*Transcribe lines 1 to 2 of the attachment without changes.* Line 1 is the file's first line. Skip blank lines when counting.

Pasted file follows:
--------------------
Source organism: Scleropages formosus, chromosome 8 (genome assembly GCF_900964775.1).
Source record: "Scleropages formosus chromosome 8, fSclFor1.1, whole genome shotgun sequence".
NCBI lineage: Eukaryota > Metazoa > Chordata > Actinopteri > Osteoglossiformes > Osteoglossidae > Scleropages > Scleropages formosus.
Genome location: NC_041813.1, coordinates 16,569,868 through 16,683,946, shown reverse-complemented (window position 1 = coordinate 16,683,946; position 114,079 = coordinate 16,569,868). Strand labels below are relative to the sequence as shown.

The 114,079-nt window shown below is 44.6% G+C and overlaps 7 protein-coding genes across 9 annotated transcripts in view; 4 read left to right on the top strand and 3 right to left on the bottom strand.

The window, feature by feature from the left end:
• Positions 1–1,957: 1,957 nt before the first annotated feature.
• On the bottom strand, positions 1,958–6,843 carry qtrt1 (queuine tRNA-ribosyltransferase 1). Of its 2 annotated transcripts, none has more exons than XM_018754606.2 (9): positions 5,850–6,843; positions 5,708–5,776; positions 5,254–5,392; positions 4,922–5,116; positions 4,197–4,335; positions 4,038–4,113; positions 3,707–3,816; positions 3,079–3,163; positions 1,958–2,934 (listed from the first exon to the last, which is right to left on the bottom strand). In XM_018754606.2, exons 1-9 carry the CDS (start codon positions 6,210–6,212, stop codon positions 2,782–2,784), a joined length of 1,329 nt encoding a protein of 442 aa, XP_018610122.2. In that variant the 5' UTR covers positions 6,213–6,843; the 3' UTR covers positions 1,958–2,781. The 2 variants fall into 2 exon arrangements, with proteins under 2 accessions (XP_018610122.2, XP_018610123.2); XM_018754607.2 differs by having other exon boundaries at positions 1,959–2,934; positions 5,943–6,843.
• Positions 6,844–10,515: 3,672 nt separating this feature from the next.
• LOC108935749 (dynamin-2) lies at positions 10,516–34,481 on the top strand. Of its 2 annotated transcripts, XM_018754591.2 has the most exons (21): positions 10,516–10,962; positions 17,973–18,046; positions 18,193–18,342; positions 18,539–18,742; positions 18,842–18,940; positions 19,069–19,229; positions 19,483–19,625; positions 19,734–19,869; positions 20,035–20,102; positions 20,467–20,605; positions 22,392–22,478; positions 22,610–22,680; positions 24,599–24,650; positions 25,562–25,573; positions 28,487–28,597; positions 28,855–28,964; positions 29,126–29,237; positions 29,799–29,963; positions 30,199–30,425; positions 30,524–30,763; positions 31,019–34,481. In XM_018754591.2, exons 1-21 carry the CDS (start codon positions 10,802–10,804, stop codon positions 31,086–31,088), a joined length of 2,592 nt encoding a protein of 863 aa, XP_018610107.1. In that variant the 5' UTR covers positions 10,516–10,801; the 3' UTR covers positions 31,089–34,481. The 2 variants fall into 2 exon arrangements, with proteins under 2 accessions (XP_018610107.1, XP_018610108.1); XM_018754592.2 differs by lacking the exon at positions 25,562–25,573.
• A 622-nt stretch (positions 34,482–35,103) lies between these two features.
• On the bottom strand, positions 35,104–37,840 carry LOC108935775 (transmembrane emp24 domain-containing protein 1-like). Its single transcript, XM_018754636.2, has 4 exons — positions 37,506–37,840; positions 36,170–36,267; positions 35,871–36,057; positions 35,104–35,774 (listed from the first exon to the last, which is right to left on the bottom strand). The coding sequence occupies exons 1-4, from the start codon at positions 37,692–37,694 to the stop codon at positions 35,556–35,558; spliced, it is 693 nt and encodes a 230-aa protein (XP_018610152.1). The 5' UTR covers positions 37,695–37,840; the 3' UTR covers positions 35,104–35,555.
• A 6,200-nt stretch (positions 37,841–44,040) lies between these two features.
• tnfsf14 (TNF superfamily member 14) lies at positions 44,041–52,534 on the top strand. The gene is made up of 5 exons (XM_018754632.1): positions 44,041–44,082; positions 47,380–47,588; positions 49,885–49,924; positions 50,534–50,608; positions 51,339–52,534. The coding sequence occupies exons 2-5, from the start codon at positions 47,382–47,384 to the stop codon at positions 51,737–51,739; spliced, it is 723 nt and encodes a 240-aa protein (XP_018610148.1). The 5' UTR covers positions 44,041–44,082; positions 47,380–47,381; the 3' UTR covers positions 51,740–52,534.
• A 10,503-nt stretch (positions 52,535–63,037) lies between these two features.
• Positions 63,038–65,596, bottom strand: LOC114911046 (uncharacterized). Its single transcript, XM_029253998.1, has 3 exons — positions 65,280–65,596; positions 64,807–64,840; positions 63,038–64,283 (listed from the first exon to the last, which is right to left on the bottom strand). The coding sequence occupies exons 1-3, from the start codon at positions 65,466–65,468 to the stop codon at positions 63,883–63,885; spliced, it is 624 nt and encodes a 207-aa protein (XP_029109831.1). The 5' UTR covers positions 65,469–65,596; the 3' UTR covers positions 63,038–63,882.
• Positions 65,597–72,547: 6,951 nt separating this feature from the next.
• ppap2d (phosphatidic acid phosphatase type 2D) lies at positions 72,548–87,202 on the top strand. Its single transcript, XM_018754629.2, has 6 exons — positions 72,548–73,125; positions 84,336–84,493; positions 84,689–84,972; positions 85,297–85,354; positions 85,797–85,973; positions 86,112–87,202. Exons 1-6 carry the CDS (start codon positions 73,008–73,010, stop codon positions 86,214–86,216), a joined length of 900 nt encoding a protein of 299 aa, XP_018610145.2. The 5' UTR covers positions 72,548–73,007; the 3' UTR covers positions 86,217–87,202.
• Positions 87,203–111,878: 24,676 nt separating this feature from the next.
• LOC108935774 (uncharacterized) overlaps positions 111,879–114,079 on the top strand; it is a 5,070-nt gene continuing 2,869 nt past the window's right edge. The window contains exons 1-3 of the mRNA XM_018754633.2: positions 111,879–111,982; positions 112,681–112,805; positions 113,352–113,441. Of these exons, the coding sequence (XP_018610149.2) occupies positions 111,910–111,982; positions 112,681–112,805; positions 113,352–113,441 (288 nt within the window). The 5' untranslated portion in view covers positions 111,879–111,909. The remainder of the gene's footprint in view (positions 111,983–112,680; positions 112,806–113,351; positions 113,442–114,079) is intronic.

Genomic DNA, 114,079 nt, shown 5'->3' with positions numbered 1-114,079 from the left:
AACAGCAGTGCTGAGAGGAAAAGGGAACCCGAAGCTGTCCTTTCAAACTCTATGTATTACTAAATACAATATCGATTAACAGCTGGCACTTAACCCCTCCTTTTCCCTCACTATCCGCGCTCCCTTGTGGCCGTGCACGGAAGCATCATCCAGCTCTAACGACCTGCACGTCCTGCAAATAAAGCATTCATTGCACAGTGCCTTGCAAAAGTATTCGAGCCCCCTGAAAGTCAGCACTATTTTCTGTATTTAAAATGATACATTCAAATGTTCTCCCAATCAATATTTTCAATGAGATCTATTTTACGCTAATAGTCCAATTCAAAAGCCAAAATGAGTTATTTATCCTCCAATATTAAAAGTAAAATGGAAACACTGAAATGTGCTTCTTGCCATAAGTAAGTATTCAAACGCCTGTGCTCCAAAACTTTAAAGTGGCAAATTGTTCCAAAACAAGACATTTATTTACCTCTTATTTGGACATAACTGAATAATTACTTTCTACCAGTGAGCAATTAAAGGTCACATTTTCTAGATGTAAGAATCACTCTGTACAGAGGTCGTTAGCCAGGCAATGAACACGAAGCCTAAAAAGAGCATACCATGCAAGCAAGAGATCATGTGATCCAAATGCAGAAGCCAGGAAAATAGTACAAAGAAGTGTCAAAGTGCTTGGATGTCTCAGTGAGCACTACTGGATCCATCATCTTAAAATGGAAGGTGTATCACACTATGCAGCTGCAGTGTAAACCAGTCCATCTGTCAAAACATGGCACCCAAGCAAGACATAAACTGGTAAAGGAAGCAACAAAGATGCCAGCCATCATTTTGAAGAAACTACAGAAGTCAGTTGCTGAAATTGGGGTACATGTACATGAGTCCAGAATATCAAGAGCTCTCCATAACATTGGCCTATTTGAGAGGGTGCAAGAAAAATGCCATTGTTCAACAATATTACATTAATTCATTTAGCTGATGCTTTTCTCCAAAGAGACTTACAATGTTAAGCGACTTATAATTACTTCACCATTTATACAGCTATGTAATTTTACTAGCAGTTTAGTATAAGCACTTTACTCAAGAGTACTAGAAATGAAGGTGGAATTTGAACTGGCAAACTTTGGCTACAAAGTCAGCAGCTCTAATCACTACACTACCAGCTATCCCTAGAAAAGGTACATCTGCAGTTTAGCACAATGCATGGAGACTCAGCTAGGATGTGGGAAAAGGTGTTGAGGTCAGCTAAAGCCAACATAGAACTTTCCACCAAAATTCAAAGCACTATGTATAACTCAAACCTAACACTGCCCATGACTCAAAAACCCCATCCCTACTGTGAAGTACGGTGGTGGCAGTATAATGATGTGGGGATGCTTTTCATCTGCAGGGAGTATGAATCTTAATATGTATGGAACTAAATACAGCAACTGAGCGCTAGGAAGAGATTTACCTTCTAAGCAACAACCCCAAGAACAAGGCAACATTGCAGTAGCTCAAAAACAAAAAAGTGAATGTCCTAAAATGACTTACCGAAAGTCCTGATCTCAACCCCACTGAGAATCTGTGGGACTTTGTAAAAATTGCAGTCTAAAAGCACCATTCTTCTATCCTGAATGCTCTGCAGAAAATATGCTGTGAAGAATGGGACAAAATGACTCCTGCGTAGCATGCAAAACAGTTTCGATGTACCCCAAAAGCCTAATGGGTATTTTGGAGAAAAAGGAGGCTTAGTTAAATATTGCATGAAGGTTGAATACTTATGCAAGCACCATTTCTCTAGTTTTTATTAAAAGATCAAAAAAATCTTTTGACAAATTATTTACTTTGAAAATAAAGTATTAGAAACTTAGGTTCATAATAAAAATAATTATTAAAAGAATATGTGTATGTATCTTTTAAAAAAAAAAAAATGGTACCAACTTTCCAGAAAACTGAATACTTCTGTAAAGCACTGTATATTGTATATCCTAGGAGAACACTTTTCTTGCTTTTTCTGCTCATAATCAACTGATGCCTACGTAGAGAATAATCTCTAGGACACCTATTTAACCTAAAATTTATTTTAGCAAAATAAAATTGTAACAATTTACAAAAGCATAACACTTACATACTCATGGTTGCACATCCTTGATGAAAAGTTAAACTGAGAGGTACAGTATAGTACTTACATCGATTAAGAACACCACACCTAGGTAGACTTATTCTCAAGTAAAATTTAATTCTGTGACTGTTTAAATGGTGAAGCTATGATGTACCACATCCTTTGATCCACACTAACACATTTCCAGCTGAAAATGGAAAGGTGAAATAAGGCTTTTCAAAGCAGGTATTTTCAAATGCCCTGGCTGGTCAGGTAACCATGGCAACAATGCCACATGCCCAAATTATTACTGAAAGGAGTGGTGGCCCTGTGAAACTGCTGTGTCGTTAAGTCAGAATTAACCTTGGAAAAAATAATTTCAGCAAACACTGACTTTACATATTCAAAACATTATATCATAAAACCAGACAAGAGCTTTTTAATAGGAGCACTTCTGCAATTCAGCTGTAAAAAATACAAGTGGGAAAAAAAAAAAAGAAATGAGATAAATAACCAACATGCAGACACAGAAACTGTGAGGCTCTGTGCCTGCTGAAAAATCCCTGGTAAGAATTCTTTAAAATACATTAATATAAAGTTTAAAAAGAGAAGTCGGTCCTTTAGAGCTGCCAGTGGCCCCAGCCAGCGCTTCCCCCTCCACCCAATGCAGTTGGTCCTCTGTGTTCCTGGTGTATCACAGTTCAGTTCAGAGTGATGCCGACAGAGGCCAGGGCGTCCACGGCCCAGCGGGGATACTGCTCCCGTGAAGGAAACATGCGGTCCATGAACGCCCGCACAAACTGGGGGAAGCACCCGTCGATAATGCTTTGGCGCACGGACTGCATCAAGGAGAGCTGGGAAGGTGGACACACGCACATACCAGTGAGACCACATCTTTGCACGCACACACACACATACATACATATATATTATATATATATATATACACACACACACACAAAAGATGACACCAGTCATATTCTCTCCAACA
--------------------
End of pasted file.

Source organism: Scleropages formosus, chromosome 8 (genome assembly GCF_900964775.1).
Source record: "Scleropages formosus chromosome 8, fSclFor1.1, whole genome shotgun sequence".